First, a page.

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Anglican Church locks out expectant mothers as Uganda reopens schools for 15 million students after two-year lockdown

Bishop James William Ssebaggala addressing stakeholders in Mukono Diocese at a meeting recently (PHOTO /John Semakula)

The Anglican Church of Uganda has indicated it will not allow expectant mothers to return to school after the government directed the lifting of a two-year lockdown on primary and secondary schools.

In an interview with journalists on Saturday, 8th January, at his home in Mukono District, central Uganda, Anglican Bishop of Mukono Diocese James William Ssebaggala revealed that schools affiliated to the church will not accept expectant mothers when the new term starts on 10th January.

Ssebaggala said the church-founded schools would only permit students who conceived during the lockdown and had delivered their babies before the schools reopened.

He said the position is intended to fight immorality in church-founded schools. The prelate explained that allowing expectant students in schools could encourage other learners to engage in immorality.

More than 15 million Ugandan children are returning to school on 10th January after the government lifted a two-year lockdown that was imposed on primary and secondary schools on 20th March, 2020, to prevent the spread of COVID-19. Among those returning are teenage and expectant teenage mothers.

Statistics at the Uganda Gender, Labour and Social Development Ministry show that 9,000 underage girls were impregnated in 2020, the first year of the lockdown in Uganda. This figure is, however, small since many cases of child rapes, known formally as defilement, are not reported to the authorities in Uganda by parents who fear to participate in endless court battles.

Due to the growing number of teenage pregnancies, Uganda’s Ministry of Education directed recently that all teenage mothers and expectant students should be allowed to return to school. The move is contrary to the policy that existed before the lockdown under which they were excluded.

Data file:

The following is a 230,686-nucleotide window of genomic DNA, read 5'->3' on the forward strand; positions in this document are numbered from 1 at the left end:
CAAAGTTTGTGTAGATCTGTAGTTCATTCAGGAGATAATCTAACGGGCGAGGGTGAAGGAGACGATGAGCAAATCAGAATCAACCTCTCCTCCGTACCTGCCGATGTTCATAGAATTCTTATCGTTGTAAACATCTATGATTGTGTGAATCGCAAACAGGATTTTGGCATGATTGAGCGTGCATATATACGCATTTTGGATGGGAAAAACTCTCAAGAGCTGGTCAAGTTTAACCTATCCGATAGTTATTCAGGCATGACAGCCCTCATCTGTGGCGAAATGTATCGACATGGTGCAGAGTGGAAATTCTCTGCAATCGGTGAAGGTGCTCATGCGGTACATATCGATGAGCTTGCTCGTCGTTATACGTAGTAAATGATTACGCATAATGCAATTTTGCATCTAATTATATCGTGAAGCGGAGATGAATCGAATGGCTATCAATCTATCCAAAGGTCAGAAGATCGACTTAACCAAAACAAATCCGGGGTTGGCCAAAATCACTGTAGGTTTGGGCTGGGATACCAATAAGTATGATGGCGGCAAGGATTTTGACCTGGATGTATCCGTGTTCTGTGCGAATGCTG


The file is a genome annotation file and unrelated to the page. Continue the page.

The government also advised parents with expectant girls to take them to government-aided schools where they will be easily accepted. There are concerns, however, over standards in many of these schools when compared to private institutions and those owned by the church.

In their Christmas messages, top religious leaders in Uganda condemned men who have exploited underage girls during the lockdown and impregnated them.

In his message, the Archbishop of the Anglican Church, Stephen Kaziimba Mugalu, observed that the rate of teenage pregnancies had spiked during the pandemic and that it is unlikely that teenage mothers will get a chance to return to school in the coming year.

The Anglican Church of Uganda owns more than 40 per cent of the country’s schools including 2000 pre-primary schools, 5200 primary schools, 620 secondary schools, and six universities.

The church started founding the schools in 1887 following the arrival of the Anglican Church Missionary Society in Uganda from Britain.

Ugandan children are returning to school as the country enters the third wave of COVID-19. Uganda’s Minister of Health Dr Jane Ruth Aceng announced last week that with the COVID-19 infection rate at 23.3 per cent of the population, the country had already entered the third wave.

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  1. Pingback: DORIS KATHIA: Bishop Ssebaggala's comments on pregnant learners are most unfortunate – UGStandard

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